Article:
The Taboo on Mental Health

Before Michigan, I had never really experienced mental health issues before in my life. Or well, I thought. Michigan taught me many things and one of them is that mental health is an issue that needs to be given a lot of importance in one’s everyday life.

I’m going to be an open book here. Yes, while I was in Michigan my mental health was not its best. When I got back to Malta, it was horrible. I was mentally not stable because the transition back to Malta affected me greatly. I missed my life in America (and I still do) but I feel that I am now FINALLY ok. My mental health has been good. I haven’t had panic attacks in a while or pangs of homesickness. I haven’t cried and sobbed in a while. I’m feeling good.

I’ve been meaning to write about mental health on my blog for a while simply because I think it really needs to be talked about more in Malta. At Oakland University, the Counselling Center was really supportive and I appreciate the sessions I had with my counsellor. OU as a university gives mental health a priority and is very understanding to students suffering from mental health. People in Michigan are also very open about their mental health issues. They seek help and want to talk about their problems. Now, I do not want to generalize so I need to state that this is simply the impression I got of the people I encountered there.

When I was at OU, I became very aware of my emotions simply because I had the time to reflect on how things are affecting me. In Malta, I’m always so busy that I never really have this time. When I do feel down, I tend to push aside my mental problems and tell myself to keep working hard. Michigan made me realize that this is something bad that you can do to yourself. Pausing and taking care of yourself is not a sign of weakness and it is not laziness.

Especially when it comes to students, school in Malta is way too stressful and I know that a lot of people suffer from mental issues due to school yet do not seek help. I feel that the reason why is because mental health is not something discussed enough at home to begin with. I feel that the Maltese culture is not aware enough of the existence of mental health. I mean this in particular to our parents who as a generation most probably were not taught about these things from their parents or school. Therefore, we are brought up not realizing that we may have these problems. Now, this is only my observations therefore I cannot say this is any actual truth.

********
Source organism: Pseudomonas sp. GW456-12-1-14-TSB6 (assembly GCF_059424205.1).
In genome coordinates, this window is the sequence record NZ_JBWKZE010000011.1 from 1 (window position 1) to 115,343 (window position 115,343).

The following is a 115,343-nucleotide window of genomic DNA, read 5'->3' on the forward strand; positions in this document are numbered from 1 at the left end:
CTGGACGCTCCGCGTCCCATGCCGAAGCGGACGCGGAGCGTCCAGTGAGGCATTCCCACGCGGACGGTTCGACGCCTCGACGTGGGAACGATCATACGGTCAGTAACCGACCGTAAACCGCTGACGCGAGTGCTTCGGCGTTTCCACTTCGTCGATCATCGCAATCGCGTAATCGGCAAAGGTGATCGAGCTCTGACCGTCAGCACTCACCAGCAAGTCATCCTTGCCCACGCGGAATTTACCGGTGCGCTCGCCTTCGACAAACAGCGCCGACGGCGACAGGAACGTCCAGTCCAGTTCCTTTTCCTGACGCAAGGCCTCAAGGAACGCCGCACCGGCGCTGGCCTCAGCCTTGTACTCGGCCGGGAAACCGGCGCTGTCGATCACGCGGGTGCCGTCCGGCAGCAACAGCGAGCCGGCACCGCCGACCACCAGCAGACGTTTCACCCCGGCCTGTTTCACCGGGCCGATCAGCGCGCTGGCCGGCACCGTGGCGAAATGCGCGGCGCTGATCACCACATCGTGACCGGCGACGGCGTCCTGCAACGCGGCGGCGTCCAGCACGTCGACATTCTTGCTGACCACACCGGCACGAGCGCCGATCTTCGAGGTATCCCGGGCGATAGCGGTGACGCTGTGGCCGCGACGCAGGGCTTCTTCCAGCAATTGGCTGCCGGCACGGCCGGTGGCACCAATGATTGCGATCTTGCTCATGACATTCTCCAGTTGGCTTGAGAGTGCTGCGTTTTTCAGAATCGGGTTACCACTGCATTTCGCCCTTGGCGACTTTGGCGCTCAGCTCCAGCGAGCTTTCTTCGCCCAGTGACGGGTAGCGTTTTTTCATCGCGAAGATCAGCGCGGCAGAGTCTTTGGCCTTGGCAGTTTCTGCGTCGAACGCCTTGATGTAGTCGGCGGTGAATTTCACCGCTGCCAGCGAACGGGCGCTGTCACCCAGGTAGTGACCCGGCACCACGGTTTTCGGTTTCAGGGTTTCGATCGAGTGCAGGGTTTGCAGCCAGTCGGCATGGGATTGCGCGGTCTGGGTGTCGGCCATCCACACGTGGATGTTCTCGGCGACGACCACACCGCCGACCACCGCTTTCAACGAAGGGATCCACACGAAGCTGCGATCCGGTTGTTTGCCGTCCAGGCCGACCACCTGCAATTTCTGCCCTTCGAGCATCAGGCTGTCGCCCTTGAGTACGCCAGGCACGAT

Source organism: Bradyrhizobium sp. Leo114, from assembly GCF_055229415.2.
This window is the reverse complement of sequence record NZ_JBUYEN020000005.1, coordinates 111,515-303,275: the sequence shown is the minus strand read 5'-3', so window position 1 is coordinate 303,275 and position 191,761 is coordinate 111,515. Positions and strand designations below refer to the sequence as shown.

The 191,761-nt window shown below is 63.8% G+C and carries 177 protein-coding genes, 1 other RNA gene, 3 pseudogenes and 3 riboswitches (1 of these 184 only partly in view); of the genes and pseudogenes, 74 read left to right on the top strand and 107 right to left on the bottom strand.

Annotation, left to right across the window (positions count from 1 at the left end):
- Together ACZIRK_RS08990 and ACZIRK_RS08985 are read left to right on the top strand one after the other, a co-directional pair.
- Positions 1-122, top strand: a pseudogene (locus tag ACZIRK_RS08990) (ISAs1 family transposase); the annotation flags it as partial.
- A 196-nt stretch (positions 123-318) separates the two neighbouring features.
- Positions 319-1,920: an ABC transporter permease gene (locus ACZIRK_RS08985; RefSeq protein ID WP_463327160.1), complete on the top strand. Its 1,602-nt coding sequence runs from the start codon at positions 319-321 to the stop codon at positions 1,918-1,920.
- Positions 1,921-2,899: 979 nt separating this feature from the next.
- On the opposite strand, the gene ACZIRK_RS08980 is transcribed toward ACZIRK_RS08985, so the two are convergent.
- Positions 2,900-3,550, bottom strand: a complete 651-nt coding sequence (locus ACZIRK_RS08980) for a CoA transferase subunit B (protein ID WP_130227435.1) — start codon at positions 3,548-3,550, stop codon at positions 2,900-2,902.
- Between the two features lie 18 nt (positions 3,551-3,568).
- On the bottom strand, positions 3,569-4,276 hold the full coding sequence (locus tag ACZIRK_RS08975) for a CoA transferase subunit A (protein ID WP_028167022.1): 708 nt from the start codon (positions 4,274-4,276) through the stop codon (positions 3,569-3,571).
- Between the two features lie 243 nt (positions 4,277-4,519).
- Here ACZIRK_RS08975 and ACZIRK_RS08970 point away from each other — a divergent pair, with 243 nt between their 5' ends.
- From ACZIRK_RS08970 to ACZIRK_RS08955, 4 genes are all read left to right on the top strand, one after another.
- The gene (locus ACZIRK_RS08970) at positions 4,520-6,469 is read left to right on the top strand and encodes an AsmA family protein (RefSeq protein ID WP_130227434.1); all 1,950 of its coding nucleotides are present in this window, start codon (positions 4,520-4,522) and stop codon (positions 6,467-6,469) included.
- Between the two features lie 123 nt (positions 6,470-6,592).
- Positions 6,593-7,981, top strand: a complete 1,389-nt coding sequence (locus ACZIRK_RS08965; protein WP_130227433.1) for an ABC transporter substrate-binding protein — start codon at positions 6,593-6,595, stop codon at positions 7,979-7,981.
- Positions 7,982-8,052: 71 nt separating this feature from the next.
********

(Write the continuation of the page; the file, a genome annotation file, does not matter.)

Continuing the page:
Our educational system is also not helpful with regards to mental health. From a young age, we are taught to simply regurgitate information and not actually learn. This is too stressful. Recently, awareness about mental health has increased however simply telling students that counselling is available is not a way to actually get students to seek help. There needs to be acceptance and full understanding about what mental health actually is. I am glad that the University of Malta is slightly improving this with KSU organizing mental health campaigns however the fact that we do not have a building called the Counselling Center, in my opinion, is problematic. Furthermore, there needs to be adequate counsellors that amount to the ratio of students at the University of Malta.

Amongst peers, I feel that we might not be very comfortable with talking about our mental health issues. I do think that people of my generation are not open about their mental health because they probably feel that their own friends would not be able to understand them. This is again due to the fact that we were not raised aware of mental health.

Therefore, what can be done to break down the taboo on mental health?

Firstly, give people your time and listen to them. You have no idea what it means to give someone your time and to simply be there for them. Put their needs before your own. All people might need is a hug or an hour to just let them cry and talk it out.

Be gentle with people going through rough times and try to gently give them suggestions on how to improve their situation. Also gently empower them to get back on track. I use the word gently because when you are in a moment of mental instability, you do not want to hear someone being rash and over the top. This can make the person feel like you are being misunderstanding. Tone of voice and touch are also important to make the person feel that they are in a safe environment.

And finally, if you are reading this and you are going through a period of mental instability, seek help. Find a trustworthy friend, teacher, parent, just someone who you can comfortably open up to. You are important and you deserve all the time in the world.

Here are some links to seek help!

https://www.um.edu.mt/counselling

https://www.caritasmalta.org/

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